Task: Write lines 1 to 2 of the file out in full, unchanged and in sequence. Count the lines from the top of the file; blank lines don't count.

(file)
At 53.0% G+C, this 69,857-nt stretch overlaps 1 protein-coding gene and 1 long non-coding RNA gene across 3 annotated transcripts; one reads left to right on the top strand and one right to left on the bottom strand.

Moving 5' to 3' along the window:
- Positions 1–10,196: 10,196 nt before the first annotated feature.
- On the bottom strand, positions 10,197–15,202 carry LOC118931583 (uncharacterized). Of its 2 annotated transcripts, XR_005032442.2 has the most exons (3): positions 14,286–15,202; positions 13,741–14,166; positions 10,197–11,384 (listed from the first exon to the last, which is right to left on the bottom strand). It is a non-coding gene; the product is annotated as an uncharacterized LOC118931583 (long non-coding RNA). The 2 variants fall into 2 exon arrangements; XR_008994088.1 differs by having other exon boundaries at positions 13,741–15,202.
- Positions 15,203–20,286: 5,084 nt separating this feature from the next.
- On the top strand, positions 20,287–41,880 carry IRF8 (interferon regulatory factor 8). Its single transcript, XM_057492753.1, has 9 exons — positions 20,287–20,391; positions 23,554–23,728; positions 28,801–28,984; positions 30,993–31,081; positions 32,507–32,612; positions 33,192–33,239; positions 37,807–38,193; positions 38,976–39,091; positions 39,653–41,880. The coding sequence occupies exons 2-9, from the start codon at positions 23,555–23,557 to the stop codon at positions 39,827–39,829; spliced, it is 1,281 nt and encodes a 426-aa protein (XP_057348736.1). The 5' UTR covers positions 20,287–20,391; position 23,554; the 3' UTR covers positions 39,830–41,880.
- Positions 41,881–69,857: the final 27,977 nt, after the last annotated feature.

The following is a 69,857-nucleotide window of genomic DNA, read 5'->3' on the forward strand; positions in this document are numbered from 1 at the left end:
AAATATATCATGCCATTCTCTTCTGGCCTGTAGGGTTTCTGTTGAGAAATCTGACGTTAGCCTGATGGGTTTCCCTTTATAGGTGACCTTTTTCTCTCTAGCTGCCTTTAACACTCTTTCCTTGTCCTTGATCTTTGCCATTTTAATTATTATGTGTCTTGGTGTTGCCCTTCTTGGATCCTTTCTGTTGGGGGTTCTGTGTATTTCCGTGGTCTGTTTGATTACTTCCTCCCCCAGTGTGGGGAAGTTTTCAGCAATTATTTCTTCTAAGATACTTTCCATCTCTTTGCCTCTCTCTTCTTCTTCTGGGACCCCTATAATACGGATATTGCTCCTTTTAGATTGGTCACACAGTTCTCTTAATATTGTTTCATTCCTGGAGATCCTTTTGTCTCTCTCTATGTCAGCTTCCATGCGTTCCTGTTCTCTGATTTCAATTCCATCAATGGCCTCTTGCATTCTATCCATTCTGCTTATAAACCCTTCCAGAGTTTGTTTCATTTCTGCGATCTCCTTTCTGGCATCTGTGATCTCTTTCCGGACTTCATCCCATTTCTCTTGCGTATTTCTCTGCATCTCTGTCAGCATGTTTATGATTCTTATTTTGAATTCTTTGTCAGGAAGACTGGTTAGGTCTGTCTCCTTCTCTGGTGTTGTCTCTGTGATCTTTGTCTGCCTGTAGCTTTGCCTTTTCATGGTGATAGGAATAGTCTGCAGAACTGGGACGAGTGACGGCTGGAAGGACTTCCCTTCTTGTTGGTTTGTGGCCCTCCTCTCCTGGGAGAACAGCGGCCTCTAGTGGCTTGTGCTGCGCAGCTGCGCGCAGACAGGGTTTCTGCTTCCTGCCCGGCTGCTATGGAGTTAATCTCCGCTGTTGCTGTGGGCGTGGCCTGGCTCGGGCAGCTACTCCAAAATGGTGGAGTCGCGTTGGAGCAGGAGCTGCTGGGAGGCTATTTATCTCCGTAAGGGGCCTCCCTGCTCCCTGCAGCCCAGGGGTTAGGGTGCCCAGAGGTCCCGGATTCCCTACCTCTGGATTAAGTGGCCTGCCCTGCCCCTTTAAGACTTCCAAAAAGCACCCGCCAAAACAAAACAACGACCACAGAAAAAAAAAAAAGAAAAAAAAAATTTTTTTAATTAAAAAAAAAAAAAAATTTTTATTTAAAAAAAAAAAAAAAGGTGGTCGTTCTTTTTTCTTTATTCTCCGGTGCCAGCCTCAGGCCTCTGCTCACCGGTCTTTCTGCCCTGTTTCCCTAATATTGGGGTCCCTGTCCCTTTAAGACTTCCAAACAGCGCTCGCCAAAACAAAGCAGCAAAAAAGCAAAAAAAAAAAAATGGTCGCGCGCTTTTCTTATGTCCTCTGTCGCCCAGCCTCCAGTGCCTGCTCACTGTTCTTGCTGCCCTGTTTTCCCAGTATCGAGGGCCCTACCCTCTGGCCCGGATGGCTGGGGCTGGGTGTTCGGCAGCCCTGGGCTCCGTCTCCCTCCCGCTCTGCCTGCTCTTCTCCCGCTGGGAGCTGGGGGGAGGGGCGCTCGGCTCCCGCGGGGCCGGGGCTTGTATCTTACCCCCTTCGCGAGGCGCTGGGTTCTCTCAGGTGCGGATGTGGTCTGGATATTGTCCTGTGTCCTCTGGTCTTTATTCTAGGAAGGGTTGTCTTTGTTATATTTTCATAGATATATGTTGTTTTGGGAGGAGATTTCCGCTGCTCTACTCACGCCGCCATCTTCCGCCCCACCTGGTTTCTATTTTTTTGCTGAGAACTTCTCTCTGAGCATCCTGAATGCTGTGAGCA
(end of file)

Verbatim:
At 53.0% G+C, this 69,857-nt stretch overlaps 1 protein-coding gene and 1 long non-coding RNA gene across 3 annotated transcripts; one reads left to right on the top strand and one right to left on the bottom strand.

Moving 5' to 3' along the window: